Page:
Ureteric stones, also known as ureteral stones or simply kidney stones when they move into the ureter, are solid formations that develop in the kidneys and then travel down the ureters – the tubes that connect the kidneys to the bladder. These stones can vary in size and composition and may cause significant pain and other symptoms as they pass through the urinary tract. Here are key points about ureteric stones:

1. Formation and Composition:

  • Ureteric stones are formed in the kidneys when substances in the urine, such as calcium, oxalate, and uric acid, become concentrated and crystallize.
  • The stones can vary in composition, including calcium oxalate, calcium phosphate, struvite, and uric acid.

2. Symptoms:

  • Flank Pain: Severe pain in the side or back, often radiating to the lower abdomen and groin as the stone moves down the ureter.
  • Hematuria: Blood in the urine, giving it a pink or red color.
  • Frequent Urination: Urgency to urinate and increased frequency.
  • Painful Urination: Discomfort or pain during urination.
  • Nausea and Vomiting: Some individuals may experience nausea and vomiting.

3. Diagnosis:

  • Diagnosis is typically based on symptoms, medical history, and imaging tests.
  • Imaging tests such as CT scans, X-rays, or ultrasounds are used to visualize the stones and their location.

4. Size and Passage:

  • Ureteric stones can vary in size, from small particles to larger stones.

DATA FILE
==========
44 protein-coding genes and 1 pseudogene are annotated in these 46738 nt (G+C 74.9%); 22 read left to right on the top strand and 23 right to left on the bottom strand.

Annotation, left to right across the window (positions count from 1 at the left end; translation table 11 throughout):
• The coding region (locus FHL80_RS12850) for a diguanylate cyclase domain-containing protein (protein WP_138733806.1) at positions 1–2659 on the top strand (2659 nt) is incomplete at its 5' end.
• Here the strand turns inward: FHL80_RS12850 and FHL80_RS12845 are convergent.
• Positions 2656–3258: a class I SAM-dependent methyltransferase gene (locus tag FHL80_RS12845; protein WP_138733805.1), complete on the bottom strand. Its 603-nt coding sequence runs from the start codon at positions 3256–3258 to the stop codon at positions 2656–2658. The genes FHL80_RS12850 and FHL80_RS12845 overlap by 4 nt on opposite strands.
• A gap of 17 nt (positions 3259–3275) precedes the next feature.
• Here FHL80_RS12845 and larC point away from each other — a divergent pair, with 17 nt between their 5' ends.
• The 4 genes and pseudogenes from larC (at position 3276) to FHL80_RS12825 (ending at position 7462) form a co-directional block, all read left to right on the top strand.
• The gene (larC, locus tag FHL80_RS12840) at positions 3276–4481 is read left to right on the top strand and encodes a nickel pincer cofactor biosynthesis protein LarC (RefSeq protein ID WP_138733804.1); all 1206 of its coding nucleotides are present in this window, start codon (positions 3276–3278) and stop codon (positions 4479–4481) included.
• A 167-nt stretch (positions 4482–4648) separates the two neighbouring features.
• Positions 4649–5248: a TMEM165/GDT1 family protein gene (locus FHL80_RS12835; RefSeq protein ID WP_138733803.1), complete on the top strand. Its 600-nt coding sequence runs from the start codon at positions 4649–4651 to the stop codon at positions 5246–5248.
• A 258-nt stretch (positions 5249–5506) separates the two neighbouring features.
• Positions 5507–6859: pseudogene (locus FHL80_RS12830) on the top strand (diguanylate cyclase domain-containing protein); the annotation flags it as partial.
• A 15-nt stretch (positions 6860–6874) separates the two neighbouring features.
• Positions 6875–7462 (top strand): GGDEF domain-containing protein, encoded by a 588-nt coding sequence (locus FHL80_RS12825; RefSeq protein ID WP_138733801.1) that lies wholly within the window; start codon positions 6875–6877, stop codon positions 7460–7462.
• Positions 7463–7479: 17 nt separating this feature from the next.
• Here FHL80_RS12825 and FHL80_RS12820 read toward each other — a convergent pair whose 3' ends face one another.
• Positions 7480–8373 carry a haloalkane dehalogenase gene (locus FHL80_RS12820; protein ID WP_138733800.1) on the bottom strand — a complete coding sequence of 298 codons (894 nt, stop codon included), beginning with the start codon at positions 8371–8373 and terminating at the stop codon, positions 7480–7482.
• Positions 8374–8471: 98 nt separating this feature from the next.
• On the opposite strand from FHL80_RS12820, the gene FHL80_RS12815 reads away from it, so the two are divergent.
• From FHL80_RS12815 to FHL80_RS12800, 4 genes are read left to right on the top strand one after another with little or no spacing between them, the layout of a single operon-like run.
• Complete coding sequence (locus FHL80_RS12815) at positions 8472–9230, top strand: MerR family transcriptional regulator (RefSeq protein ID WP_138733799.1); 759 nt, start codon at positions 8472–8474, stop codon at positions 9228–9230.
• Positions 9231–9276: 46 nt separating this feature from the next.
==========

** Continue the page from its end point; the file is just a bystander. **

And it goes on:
• Smaller stones may pass through the urinary tract without causing significant symptoms.
  • Larger stones may get stuck in the ureter, causing blockage and more severe symptoms.

5. Treatment:

  • Pain Management: Over-the-counter or prescription pain medications to alleviate pain.
  • Hydration: Drinking plenty of fluids to help flush out the stones.
  • Medical Expulsion Therapy (MET): Medications to relax the muscles of the urinary tract and facilitate the passage of stones.
  • Lithotripsy: Shock wave therapy to break up stones into smaller fragments.
  • Ureteroscopy: A thin tube is passed through the urethra and bladder to reach the stones for removal or fragmentation.
  • Surgery: Invasive procedures may be considered for larger or more complex stones.

6. Prevention:

  • Similar to preventing kidney stones, maintaining proper hydration, following a balanced diet, and avoiding excessive intake of certain foods can help prevent the formation of ureteric stones.
  • Medications to prevent stone recurrence may be prescribed in some cases.

7. Complications:

  • Untreated or recurrent ureteric stones can lead to complications such as urinary tract infections, hydronephrosis (swelling of the kidney), and kidney damage.